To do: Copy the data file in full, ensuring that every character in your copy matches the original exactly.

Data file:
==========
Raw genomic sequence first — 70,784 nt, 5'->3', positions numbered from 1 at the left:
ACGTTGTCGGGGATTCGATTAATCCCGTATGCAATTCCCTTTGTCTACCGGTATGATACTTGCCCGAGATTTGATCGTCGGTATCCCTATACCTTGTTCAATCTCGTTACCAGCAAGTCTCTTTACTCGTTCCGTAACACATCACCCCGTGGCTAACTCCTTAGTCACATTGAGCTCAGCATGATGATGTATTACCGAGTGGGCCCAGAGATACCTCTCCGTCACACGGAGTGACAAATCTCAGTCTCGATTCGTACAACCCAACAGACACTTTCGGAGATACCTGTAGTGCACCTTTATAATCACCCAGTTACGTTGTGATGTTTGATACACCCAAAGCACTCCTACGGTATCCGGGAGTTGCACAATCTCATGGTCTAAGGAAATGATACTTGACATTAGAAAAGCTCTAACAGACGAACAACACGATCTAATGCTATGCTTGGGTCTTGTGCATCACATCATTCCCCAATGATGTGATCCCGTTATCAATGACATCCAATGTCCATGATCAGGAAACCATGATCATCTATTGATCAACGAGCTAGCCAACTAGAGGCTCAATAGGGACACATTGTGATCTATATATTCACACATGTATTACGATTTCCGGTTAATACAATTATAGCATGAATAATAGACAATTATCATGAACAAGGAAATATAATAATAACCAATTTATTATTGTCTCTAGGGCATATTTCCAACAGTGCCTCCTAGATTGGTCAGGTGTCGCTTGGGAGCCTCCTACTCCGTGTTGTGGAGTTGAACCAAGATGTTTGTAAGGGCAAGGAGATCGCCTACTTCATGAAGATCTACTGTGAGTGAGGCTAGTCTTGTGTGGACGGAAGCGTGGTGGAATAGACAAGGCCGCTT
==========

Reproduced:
Raw genomic sequence first — 70,784 nt, 5'->3', positions numbered from 1 at the left:
ACGTTGTCGGGGATTCGATTAATCCCGTATGCAATTCCCTTTGTCTACCGGTATGATACTTGCCCGAGATTTGATCGTCGGTATCCCTATACCTTGTTCAATCTCGTTACCAGCAAGTCTCTTTACTCGTTCCGTAACACATCACCCCGTGGCTAACTCCTTAGTCACATTGAGCTCAGCATGATGATGTATTACCGAGTGGGCCCAGAGATACCTCTCCGTCACACGGAGTGACAAATCTCAGTCTCGATTCGTACAACCCAACAGACACTTTCGGAGATACCTGTAGTGCACCTTTATAATCACCCAGTTACGTTGTGATGTTTGATACACCCAAAGCACTCCTACGGTATCCGGGAGTTGCACAATCTCATGGTCTAAGGAAATGATACTTGACATTAGAAAAGCTCTAACAGACGAACAACACGATCTAATGCTATGCTTGGGTCTTGTGCATCACATCATTCCCCAATGATGTGATCCCGTTATCAATGACATCCAATGTCCATGATCAGGAAACCATGATCATCTATTGATCAACGAGCTAGCCAACTAGAGGCTCAATAGGGACACATTGTGATCTATATATTCACACATGTATTACGATTTCCGGTTAATACAATTATAGCATGAATAATAGACAATTATCATGAACAAGGAAATATAATAATAACCAATTTATTATTGTCTCTAGGGCATATTTCCAACAGTGCCTCCTAGATTGGTCAGGTGTCGCTTGGGAGCCTCCTACTCCGTGTTGTGGAGTTGAACCAAGATGTTTGTAAGGGCAAGGAGATCGCCTACTTCATGAAGATCTACTGTGAGTGAGGCTAGTCTTGTGTGGACGGAAGCGTGGTGGAATAGACAAGGCCGCTT